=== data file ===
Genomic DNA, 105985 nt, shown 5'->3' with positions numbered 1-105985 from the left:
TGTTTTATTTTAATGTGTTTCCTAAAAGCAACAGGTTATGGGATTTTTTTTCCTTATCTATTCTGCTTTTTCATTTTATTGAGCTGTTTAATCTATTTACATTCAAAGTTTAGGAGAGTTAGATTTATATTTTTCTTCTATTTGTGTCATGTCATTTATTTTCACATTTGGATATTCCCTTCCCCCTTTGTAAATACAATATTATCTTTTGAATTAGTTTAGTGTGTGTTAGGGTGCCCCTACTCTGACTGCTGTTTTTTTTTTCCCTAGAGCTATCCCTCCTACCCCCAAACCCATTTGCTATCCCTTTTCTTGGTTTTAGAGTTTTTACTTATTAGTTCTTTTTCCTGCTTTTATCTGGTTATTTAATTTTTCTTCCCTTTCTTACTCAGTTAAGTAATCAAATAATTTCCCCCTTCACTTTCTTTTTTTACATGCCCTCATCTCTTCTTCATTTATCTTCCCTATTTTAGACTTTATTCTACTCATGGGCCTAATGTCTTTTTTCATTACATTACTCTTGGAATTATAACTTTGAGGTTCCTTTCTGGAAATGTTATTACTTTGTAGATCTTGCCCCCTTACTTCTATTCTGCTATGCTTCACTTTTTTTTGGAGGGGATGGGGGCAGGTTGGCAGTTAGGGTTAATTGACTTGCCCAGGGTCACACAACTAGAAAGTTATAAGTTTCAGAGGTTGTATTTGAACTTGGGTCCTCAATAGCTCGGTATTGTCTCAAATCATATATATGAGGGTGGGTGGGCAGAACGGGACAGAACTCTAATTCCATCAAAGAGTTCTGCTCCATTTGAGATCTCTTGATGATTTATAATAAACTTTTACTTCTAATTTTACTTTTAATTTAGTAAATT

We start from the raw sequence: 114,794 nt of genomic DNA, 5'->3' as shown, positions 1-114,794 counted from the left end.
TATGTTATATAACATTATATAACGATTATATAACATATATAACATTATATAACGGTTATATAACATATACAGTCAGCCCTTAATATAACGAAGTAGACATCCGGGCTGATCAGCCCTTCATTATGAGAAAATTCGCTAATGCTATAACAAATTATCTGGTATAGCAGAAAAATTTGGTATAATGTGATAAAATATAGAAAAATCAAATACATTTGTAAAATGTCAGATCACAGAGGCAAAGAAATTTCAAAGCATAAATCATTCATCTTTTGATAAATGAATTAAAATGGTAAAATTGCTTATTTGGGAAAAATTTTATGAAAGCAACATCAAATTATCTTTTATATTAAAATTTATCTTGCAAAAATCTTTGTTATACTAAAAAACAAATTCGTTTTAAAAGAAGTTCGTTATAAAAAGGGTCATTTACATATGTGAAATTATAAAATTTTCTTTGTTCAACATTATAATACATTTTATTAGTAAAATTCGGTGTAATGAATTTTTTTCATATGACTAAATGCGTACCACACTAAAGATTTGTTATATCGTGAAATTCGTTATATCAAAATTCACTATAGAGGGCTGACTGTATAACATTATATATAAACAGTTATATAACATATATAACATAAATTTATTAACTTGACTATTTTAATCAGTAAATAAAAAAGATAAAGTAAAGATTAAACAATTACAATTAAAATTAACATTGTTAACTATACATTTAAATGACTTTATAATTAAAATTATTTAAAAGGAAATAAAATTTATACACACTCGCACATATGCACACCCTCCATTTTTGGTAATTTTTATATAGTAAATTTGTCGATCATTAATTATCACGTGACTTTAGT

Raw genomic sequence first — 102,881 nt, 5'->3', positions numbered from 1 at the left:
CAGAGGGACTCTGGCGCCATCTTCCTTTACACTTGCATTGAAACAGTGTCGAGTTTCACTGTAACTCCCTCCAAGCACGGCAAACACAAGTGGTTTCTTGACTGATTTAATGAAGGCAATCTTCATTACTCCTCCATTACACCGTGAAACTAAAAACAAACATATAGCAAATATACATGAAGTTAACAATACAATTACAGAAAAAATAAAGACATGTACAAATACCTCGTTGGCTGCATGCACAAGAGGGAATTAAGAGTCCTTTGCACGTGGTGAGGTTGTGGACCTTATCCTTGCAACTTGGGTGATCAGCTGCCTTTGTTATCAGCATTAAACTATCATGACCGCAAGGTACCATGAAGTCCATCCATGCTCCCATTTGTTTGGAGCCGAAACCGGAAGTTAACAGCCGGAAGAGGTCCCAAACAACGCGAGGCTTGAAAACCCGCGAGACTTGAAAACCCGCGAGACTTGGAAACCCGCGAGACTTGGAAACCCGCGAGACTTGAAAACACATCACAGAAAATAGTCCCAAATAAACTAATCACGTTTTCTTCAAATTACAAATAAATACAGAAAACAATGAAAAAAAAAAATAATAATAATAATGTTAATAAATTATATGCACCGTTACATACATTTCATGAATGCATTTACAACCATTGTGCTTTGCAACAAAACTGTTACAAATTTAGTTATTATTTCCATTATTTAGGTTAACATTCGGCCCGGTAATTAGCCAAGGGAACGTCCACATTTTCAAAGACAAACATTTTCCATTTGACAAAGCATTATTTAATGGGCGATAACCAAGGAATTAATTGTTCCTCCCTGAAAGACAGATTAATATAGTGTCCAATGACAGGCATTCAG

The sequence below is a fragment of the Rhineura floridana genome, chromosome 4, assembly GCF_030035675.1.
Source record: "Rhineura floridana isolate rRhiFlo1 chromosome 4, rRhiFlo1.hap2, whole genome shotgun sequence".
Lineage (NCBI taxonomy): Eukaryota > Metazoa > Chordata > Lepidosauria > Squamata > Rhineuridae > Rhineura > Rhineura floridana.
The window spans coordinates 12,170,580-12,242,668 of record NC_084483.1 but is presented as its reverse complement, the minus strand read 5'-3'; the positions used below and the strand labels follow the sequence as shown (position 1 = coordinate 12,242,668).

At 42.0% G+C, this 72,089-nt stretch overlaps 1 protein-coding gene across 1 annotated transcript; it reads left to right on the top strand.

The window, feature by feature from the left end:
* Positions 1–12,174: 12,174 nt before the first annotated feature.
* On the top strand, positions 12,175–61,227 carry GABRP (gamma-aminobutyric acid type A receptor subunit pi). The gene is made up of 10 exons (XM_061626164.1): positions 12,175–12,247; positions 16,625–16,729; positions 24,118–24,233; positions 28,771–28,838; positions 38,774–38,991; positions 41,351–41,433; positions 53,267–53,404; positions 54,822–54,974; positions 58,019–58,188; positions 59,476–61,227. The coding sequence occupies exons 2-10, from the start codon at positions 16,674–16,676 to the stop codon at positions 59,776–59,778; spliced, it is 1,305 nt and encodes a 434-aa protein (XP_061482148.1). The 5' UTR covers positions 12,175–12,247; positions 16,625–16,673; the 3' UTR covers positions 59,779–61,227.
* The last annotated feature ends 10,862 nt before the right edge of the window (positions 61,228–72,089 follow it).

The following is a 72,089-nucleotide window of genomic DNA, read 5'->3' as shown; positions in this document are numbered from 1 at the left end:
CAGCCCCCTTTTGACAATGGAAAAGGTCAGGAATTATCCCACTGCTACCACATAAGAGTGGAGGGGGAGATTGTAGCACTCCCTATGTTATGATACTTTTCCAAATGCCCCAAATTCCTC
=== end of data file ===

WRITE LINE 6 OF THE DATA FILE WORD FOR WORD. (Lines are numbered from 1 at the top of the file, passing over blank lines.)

CAGAGGGACTCTGGCGCCATCTTCCTTTACACTTGCATTGAAACAGTGTCGAGTTTCACTGTAACTCCCTCCAAGCACGGCAAACACAAGTGGTTTCTTGACTGATTTAATGAAGGCAATCTTCATTACTCCTCCATTACACCGTGAAACTAAAAACAAACATATAGCAAATATACATGAAGTTAACAATACAATTACAGAAAAAATAAAGACATGTACAAATACCTCGTTGGCTGCATGCACAAGAGGGAATTAAGAGTCCTTTGCACGTGGTGAGGTTGTGGACCTTATCCTTGCAACTTGGGTGATCAGCTGCCTTTGTTATCAGCATTAAACTATCATGACCGCAAGGTACCATGAAGTCCATCCATGCTCCCATTTGTTTGGAGCCGAAACCGGAAGTTAACAGCCGGAAGAGGTCCCAAACAACGCGAGGCTTGAAAACCCGCGAGACTTGAAAACCCGCGAGACTTGGAAACCCGCGAGACTTGGAAACCCGCGAGACTTGAAAACACATCACAGAAAATAGTCCCAAATAAACTAATCACGTTTTCTTCAAATTACAAATAAATACAGAAAACAATGAAAAAAAAAAATAATAATAATAATGTTAATAAATTATATGCACCGTTACATACATTTCATGAATGCATTTACAACCATTGTGCTTTGCAACAAAACTGTTACAAATTTAGTTATTATTTCCATTATTTAGGTTAACATTCGGCCCGGTAATTAGCCAAGGGAACGTCCACATTTTCAAAGACAAACATTTTCCATTTGACAAAGCATTATTTAATGGGCGATAACCAAGGAATTAATTGTTCCTCCCTGAAAGACAGATTAATATAGTGTCCAATGACAGGCATTCAG